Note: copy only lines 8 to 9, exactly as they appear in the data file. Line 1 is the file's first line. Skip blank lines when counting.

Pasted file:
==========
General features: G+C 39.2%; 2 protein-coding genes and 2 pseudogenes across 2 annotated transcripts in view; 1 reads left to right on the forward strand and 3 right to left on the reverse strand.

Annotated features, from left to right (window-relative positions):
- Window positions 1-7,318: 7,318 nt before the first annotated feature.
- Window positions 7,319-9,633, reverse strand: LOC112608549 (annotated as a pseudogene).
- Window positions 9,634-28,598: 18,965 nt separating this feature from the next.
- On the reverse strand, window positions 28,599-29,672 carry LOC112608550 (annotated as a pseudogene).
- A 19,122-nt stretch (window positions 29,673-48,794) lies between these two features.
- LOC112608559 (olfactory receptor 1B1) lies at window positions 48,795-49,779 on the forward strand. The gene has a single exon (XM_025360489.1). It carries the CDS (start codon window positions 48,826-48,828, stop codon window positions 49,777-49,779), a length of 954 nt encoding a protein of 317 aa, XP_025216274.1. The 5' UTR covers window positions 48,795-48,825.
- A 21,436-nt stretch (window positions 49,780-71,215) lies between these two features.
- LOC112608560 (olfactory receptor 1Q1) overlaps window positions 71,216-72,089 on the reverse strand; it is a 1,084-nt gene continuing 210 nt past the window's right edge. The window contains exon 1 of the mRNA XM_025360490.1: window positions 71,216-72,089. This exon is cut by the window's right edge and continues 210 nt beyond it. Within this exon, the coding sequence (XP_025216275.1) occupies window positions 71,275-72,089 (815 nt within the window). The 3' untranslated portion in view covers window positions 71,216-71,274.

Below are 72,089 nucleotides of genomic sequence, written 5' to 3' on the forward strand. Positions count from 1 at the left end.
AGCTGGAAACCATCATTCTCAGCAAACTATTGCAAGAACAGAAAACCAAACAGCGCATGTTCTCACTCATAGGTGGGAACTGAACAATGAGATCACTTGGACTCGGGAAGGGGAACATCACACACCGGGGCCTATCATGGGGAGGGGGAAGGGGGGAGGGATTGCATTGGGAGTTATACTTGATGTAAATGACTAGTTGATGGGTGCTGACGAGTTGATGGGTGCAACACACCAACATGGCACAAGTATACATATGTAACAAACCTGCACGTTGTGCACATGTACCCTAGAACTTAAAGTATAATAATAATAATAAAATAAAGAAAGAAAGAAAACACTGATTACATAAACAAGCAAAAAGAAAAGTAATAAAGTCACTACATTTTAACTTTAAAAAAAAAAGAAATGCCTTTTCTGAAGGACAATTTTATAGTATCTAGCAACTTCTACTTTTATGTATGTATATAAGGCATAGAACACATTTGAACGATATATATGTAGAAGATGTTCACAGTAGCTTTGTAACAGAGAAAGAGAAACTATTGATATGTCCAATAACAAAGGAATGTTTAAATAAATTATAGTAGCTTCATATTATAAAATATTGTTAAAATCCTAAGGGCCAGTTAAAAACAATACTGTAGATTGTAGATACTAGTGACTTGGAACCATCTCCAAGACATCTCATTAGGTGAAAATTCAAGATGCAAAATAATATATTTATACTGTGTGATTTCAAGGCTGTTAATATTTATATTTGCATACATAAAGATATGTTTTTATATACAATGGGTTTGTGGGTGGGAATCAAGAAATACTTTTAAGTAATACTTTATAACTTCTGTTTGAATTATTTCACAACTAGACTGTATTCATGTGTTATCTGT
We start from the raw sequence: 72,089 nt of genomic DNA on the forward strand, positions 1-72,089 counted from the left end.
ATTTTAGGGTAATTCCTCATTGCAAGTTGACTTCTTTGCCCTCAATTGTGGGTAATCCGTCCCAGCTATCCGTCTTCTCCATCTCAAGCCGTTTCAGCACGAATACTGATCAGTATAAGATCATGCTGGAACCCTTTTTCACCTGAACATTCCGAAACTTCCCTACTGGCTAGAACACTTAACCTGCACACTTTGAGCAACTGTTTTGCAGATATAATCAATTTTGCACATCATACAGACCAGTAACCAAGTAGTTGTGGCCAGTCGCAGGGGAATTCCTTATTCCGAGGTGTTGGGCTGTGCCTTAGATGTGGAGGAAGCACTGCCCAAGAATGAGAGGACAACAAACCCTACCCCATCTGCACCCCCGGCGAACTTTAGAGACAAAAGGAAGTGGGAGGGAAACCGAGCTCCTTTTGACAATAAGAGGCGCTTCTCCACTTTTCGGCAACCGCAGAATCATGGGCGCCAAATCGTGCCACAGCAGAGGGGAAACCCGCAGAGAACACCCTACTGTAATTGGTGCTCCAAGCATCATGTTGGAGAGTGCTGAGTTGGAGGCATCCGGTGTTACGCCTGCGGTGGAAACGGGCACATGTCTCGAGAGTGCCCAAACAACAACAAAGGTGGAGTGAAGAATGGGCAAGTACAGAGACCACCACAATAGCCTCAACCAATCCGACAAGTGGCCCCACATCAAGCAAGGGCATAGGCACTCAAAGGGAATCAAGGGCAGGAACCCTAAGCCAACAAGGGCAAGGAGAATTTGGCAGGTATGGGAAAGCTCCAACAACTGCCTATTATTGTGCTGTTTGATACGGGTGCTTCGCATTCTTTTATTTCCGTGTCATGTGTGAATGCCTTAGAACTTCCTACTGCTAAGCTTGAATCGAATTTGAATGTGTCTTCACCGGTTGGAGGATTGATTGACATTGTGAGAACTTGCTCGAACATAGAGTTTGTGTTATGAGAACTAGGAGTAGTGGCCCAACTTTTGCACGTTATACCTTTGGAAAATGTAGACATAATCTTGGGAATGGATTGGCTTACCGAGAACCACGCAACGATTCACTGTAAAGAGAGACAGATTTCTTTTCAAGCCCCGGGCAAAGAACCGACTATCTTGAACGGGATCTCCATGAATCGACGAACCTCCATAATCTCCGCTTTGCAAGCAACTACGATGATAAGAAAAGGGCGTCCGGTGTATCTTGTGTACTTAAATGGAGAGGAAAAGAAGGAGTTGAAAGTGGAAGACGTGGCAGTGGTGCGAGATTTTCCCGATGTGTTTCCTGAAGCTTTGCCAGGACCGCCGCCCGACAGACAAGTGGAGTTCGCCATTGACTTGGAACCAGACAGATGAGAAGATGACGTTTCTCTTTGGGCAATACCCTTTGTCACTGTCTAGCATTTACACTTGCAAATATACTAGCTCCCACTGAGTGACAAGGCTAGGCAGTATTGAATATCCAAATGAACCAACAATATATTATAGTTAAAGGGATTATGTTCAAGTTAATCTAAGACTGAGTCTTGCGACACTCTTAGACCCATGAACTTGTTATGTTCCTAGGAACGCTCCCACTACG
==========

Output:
- LOC112608559 (olfactory receptor 1B1) lies at window positions 48,795-49,779 on the forward strand. The gene has a single exon (XM_025360489.1). It carries the CDS (start codon window positions 48,826-48,828, stop codon window positions 49,777-49,779), a length of 954 nt encoding a protein of 317 aa, XP_025216274.1. The 5' UTR covers window positions 48,795-48,825.
- A 21,436-nt stretch (window positions 49,780-71,215) lies between these two features.